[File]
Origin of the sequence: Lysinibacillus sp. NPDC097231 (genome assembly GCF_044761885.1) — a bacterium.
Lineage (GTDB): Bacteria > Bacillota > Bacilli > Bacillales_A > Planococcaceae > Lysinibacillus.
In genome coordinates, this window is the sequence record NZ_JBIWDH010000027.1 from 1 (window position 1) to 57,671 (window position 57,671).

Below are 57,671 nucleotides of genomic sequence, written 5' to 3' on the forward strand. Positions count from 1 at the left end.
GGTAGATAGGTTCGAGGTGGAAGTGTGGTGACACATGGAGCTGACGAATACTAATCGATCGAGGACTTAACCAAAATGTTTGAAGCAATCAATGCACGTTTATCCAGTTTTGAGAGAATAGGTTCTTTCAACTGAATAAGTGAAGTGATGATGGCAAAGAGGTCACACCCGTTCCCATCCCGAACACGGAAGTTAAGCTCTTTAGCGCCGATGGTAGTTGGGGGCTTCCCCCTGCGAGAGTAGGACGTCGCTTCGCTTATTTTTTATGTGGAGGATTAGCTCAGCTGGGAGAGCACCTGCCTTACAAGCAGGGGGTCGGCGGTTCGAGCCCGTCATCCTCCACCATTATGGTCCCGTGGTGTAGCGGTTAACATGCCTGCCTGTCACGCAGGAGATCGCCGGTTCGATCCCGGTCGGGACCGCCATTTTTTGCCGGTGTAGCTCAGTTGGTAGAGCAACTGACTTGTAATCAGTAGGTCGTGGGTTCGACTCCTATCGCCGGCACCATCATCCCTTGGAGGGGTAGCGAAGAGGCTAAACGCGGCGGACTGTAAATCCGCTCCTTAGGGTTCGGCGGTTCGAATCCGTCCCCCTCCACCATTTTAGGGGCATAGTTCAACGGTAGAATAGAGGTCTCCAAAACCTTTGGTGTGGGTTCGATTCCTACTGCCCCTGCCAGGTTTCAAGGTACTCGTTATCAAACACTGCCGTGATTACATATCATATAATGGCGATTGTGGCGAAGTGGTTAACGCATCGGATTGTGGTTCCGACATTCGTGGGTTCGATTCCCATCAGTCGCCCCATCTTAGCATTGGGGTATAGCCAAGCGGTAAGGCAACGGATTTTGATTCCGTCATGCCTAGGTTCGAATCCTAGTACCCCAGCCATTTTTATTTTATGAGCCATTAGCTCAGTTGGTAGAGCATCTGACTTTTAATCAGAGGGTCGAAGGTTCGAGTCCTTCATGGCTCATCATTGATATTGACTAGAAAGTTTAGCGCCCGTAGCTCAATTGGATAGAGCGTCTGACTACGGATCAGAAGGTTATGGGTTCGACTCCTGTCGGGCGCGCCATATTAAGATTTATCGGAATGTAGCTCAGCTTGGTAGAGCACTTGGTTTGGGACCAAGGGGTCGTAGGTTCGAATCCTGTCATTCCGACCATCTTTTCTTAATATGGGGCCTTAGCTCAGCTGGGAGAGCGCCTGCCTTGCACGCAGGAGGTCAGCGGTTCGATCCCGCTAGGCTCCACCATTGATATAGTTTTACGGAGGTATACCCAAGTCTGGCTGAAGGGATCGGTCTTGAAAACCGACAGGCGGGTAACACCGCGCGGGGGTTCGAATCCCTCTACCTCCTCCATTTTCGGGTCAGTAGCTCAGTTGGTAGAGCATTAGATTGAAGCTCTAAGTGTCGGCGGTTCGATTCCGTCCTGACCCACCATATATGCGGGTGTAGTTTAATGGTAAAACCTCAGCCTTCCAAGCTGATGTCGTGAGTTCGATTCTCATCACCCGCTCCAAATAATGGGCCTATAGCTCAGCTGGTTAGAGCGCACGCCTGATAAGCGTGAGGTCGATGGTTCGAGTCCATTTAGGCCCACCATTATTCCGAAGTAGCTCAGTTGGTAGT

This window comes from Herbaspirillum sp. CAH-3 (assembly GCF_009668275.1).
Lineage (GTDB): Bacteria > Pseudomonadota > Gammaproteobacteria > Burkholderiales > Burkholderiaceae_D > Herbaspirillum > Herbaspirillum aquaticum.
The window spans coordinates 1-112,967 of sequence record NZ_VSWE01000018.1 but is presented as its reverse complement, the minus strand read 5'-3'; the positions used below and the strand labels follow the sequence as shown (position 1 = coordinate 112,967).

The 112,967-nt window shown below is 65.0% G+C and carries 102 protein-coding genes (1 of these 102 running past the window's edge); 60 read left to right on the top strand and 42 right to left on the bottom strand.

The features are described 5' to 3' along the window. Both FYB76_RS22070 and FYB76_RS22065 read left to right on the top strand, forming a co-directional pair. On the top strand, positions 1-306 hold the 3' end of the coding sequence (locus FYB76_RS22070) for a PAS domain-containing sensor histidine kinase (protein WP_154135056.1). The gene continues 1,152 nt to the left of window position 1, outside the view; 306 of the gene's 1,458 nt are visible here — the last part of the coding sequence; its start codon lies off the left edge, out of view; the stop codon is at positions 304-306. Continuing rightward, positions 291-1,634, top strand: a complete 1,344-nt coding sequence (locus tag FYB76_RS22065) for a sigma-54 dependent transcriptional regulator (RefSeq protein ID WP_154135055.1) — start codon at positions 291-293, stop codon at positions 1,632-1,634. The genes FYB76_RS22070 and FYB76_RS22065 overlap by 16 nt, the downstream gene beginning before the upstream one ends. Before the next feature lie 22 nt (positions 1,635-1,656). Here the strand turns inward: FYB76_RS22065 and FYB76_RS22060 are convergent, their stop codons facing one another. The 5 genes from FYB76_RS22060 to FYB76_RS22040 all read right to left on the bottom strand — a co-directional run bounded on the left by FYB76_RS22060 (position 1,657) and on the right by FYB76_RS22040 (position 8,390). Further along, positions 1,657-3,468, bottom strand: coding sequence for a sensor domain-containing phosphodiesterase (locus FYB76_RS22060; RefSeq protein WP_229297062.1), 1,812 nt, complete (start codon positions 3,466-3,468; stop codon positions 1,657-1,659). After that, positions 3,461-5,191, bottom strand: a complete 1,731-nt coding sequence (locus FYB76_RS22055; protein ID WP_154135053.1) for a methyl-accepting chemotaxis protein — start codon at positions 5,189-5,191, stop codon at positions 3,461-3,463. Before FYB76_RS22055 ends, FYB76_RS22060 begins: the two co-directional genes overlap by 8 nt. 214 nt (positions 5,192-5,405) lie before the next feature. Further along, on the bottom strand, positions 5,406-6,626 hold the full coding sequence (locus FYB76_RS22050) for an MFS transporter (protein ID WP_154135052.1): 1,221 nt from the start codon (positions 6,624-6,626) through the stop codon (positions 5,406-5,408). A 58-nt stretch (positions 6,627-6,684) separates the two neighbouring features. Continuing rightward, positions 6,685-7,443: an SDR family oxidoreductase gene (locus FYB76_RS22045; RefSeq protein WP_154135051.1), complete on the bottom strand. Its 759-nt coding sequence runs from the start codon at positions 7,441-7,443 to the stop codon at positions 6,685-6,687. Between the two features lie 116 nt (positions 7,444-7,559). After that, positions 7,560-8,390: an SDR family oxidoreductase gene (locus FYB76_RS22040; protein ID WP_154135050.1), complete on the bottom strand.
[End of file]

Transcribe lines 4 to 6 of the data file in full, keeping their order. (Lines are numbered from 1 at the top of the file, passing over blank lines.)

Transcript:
Below are 57,671 nucleotides of genomic sequence, written 5' to 3' on the forward strand. Positions count from 1 at the left end.
GGTAGATAGGTTCGAGGTGGAAGTGTGGTGACACATGGAGCTGACGAATACTAATCGATCGAGGACTTAACCAAAATGTTTGAAGCAATCAATGCACGTTTATCCAGTTTTGAGAGAATAGGTTCTTTCAACTGAATAAGTGAAGTGATGATGGCAAAGAGGTCACACCCGTTCCCATCCCGAACACGGAAGTTAAGCTCTTTAGCGCCGATGGTAGTTGGGGGCTTCCCCCTGCGAGAGTAGGACGTCGCTTCGCTTATTTTTTATGTGGAGGATTAGCTCAGCTGGGAGAGCACCTGCCTTACAAGCAGGGGGTCGGCGGTTCGAGCCCGTCATCCTCCACCATTATGGTCCCGTGGTGTAGCGGTTAACATGCCTGCCTGTCACGCAGGAGATCGCCGGTTCGATCCCGGTCGGGACCGCCATTTTTTGCCGGTGTAGCTCAGTTGGTAGAGCAACTGACTTGTAATCAGTAGGTCGTGGGTTCGACTCCTATCGCCGGCACCATCATCCCTTGGAGGGGTAGCGAAGAGGCTAAACGCGGCGGACTGTAAATCCGCTCCTTAGGGTTCGGCGGTTCGAATCCGTCCCCCTCCACCATTTTAGGGGCATAGTTCAACGGTAGAATAGAGGTCTCCAAAACCTTTGGTGTGGGTTCGATTCCTACTGCCCCTGCCAGGTTTCAAGGTACTCGTTATCAAACACTGCCGTGATTACATATCATATAATGGCGATTGTGGCGAAGTGGTTAACGCATCGGATTGTGGTTCCGACATTCGTGGGTTCGATTCCCATCAGTCGCCCCATCTTAGCATTGGGGTATAGCCAAGCGGTAAGGCAACGGATTTTGATTCCGTCATGCCTAGGTTCGAATCCTAGTACCCCAGCCATTTTTATTTTATGAGCCATTAGCTCAGTTGGTAGAGCATCTGACTTTTAATCAGAGGGTCGAAGGTTCGAGTCCTTCATGGCTCATCATTGATATTGACTAGAAAGTTTAGCGCCCGTAGCTCAATTGGATAGAGCGTCTGACTACGGATCAGAAGGTTATGGGTTCGACTCCTGTCGGGCGCGCCATATTAAGATTTATCGGAATGTAGCTCAGCTTGGTAGAGCACTTGGTTTGGGACCAAGGGGTCGTAGGTTCGAATCCTGTCATTCCGACCATCTTTTCTTAATATGGGGCCTTAGCTCAGCTGGGAGAGCGCCTGCCTTGCACGCAGGAGGTCAGCGGTTCGATCCCGCTAGGCTCCACCATTGATATAGTTTTACGGAGGTATACCCAAGTCTGGCTGAAGGGATCGGTCTTGAAAACCGACAGGCGGGTAACACCGCGCGGGGGTTCGAATCCCTCTACCTCCTCCATTTTCGGGTCAGTAGCTCAGTTGGTAGAGCATTAGATTGAAGCTCTAAGTGTCGGCGGTTCGATTCCGTCCTGACCCACCATATATGCGGGTGTAGTTTAATGGTAAAACCTCAGCCTTCCAAGCTGATGTCGTGAGTTCGATTCTCATCACCCGCTCCAAATAATGGGCCTATAGCTCAGCTGGTTAGAGCGCACGCCTGATAAGCGTGAGGTCGATGGTTCGAGTCCATTTAGGCCCACCATTATTCCGAAGTAGCTCAGTTGGTAGT

This window comes from Herbaspirillum sp. CAH-3 (assembly GCF_009668275.1).